On the question of legalization, we just don’t know enough yet and need to wait and see. There are really three big questions:

1). Will marijuana remain a cottage industry, or will it become a commercial industry like tobacco, with all the advertising and branding that goes along with it? It’s sad that Bob Marley, so long an icon for the underprivileged, is set to be the name of an international brand of marijuana supported by big business.

2). What would happen regarding teenagers? Although no one is proposing that we legalize it for those in their early teens, would legalization lead to increased consumption in this most vulnerable group? Some of the early evidence from the states that have legalized marijuana or medical marijuana suggests that consumption among teenagers is going up.

3). What about education? We’ve been very successful in educating people about the risks of cigarettes, but very unsuccessful about educating people about the risks of alcohol.  If we had widespread education along with legalization, then perhaps consumption might follow the cigarette rather than the alcohol model.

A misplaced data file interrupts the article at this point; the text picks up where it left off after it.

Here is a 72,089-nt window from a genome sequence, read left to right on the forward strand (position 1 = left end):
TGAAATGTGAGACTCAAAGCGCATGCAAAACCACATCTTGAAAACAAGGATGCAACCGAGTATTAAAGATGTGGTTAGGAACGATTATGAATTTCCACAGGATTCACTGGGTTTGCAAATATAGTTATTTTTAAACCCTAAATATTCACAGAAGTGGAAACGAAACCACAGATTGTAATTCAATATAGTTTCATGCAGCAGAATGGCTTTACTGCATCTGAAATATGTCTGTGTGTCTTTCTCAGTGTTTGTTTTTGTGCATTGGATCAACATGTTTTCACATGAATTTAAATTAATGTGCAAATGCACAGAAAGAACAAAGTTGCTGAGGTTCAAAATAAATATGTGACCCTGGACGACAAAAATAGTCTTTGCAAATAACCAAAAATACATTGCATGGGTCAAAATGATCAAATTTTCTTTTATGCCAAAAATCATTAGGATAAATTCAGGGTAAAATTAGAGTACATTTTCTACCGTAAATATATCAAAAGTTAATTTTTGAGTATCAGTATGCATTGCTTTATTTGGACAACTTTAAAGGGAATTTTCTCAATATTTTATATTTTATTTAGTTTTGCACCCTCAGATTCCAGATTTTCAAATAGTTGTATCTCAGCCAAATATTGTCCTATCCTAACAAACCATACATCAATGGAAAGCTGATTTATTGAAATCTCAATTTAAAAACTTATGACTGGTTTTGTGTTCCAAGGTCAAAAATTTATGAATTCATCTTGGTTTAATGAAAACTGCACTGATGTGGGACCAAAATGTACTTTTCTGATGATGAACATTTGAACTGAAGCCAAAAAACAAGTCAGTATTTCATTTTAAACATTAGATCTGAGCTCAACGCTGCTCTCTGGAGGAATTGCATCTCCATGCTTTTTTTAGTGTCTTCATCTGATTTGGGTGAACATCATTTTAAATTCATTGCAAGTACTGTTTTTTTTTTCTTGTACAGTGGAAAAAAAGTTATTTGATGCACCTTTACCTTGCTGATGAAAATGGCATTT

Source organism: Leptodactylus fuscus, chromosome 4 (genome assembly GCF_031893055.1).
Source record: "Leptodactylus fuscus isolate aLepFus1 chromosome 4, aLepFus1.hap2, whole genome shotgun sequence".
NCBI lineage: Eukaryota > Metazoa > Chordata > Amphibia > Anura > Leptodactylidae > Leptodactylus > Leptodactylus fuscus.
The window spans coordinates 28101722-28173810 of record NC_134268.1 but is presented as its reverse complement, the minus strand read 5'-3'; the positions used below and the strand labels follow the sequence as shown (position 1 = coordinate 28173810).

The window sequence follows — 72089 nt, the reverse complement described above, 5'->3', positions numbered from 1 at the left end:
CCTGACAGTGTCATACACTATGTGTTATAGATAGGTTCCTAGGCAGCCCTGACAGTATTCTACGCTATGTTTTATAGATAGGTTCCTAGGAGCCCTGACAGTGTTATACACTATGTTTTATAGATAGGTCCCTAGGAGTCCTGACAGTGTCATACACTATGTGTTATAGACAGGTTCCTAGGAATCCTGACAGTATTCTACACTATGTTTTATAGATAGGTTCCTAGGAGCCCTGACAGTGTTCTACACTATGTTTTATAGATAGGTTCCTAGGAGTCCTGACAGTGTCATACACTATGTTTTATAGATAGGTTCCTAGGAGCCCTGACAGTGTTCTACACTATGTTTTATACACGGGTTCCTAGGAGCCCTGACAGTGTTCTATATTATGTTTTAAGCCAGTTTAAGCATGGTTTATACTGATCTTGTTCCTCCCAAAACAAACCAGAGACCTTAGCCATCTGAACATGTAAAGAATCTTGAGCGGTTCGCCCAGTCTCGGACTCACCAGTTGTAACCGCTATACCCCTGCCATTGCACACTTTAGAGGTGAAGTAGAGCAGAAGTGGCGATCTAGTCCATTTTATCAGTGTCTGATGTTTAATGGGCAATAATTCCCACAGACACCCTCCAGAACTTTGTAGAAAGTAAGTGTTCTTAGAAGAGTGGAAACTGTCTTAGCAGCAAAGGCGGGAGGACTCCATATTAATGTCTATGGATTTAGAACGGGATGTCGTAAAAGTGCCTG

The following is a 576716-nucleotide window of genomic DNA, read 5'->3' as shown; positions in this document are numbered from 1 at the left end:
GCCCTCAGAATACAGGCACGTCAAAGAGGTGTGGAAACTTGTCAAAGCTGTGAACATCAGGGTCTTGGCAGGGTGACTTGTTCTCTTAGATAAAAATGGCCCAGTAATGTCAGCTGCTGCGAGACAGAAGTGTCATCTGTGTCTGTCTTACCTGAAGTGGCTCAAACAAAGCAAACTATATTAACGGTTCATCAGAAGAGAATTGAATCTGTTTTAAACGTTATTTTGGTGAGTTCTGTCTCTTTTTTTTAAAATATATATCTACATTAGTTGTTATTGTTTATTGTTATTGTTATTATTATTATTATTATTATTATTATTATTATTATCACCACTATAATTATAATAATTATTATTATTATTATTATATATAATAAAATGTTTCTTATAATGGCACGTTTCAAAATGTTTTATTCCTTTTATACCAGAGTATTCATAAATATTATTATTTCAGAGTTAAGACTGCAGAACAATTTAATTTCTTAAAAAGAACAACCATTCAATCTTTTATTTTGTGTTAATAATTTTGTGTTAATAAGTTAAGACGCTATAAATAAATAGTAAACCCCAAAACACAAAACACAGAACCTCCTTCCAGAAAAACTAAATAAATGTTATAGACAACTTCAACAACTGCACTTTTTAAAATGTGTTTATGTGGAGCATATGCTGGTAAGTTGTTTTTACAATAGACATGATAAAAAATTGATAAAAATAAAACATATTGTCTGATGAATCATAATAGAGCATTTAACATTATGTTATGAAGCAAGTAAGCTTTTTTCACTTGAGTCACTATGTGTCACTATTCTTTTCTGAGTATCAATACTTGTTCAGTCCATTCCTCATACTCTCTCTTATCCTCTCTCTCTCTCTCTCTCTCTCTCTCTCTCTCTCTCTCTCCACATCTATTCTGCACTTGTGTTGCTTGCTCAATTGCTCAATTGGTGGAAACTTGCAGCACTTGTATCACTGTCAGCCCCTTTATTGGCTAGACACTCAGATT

Most people who smoke marijuana have no idea where it comes from, the kind of strain it is, what has been sprayed on it, and other inherent dangers. Would government regulation lead to making it safer?

One argument for legalization is that it would be like a bottle of wine or beer in the sense that a label would disclose the concentration of tetrahydrocannabinol (THC) and cannabidiol (CBD), and people would have a better idea about its potency. The label might also advise that the cannabis be used with caution, warning that it is not a good idea to use huge amounts. However, that kind of warning on alcohol products doesn’t seem to have much of an impact on consumption.  Altogether I am content that Britain is far away from Colorado and Washington so we can afford to wait and see what happens over the next few years before we make our own decision regarding legalization.

Why is cannabis on the rise in the U.S. while in Europe it is on the decline?